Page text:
Terrified – Ariella (reviewed by Dave Franklin)

It is often said that the best approach to making music is knowing that it  isn’t about the amount of notes that you play but more about which ones you chose to leave out, that understatement is often a more powerful tool than throwing too many ideas into a song. And if editing and underplay is what sets an act or artist apart from the pack, then I’d be surprised if the pack can even see Ariella due to them being that they are so far ahead.

Terrified is an exercise in exquisite control, in elegant minimalism, in eloquent and sparing delivery.  In fact, so great is Ariella’s use of space here that they manage to express more beauty and emotion in the spaces between the notes, in the intakes of breath between the lyrical lines, in the fading sonics and the anticipation of what’s to follow, than most bands display in a whole album’s worth of songs.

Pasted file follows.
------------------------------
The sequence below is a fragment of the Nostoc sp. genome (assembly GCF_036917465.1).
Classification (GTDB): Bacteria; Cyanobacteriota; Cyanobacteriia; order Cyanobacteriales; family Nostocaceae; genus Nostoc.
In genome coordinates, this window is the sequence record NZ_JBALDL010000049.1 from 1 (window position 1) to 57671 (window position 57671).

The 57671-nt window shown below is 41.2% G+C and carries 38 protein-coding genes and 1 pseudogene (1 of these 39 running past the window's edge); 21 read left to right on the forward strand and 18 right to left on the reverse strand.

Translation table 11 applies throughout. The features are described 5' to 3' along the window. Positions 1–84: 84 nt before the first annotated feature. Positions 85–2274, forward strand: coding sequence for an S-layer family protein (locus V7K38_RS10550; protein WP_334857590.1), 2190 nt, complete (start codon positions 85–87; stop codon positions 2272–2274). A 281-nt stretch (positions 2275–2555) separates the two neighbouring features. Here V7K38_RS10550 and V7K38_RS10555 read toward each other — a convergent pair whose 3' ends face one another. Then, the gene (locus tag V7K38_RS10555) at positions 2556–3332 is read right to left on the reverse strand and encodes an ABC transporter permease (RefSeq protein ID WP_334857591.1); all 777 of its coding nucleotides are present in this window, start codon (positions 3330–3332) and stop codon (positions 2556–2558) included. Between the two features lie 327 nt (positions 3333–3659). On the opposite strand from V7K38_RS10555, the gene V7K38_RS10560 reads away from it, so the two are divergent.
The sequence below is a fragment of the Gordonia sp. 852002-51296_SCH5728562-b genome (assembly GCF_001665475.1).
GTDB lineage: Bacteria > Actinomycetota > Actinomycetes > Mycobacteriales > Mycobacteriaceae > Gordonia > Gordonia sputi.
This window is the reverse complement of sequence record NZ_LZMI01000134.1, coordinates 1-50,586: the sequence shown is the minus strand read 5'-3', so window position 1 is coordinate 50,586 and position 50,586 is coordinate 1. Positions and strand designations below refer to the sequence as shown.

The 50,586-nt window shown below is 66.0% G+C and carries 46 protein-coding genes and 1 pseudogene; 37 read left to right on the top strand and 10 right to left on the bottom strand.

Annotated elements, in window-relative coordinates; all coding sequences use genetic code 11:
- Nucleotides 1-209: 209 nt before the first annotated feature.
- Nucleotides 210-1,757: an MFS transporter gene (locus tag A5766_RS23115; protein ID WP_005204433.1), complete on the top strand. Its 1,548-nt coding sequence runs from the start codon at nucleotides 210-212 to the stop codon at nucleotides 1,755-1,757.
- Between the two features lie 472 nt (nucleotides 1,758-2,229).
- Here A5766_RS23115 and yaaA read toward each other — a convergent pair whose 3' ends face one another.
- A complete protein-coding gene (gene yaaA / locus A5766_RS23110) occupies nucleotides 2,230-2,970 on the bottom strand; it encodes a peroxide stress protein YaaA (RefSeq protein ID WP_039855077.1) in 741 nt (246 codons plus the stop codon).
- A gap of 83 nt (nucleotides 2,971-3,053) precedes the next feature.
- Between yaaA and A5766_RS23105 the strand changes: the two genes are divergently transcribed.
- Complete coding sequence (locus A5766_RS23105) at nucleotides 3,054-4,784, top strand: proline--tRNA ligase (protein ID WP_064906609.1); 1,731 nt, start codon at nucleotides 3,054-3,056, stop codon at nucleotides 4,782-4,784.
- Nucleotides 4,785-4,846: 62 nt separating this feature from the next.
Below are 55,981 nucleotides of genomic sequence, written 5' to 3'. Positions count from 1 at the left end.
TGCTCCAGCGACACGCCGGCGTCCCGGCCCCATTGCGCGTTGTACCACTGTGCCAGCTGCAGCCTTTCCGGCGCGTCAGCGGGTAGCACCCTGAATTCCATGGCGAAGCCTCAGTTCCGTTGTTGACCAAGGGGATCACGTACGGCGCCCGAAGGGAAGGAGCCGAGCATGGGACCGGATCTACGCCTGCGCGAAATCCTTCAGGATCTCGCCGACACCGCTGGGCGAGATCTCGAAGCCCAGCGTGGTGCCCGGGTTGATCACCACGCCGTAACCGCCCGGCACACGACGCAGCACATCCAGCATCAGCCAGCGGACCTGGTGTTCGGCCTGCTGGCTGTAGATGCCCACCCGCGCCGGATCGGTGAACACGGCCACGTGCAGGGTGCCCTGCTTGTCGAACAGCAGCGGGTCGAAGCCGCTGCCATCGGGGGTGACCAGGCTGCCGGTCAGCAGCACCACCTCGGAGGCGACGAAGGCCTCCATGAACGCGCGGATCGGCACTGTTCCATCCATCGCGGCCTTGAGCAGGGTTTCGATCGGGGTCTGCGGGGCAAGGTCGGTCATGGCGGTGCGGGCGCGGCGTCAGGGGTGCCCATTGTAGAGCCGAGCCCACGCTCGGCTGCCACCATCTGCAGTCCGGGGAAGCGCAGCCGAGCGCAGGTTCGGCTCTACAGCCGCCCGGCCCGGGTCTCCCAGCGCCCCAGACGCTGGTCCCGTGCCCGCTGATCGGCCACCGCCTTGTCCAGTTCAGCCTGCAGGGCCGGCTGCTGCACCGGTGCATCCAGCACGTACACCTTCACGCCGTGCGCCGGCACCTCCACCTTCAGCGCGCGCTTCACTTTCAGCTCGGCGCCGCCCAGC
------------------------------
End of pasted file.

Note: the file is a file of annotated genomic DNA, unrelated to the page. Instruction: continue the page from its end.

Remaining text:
Theirs is a vintage sound, a timeless blend of jazz and soul, a genre which gave us such greats as Etta James and Sarah Vaughan and which navigated its way to the present via icons such as Amy Winehouse and Diana Krall. And it is easy to see why such a sound and style hasn’t gone out of fashion. The seeming effortlessness, the sophistication, the emotion and intimacy, and the sheer gorgeousness of the way that the guitar work perfect punctuates the vocals in exactly the right place, adding weight and drama when needed, at other times gently drifting away at tangents. You almost run out of suitable descriptive words when trying to capture music so carefully cut and so minimally masterful as this. 

Ariella may be a duo but it is safe to say that space is a third member of the band and they use it like a watercolour artist approaching a blank canvas, knowing that by drawing just the right sonic brushstrokes over its surface, it is that space, that atmosphere, that anticipation which will do a lot of the work for them. How smart is that?

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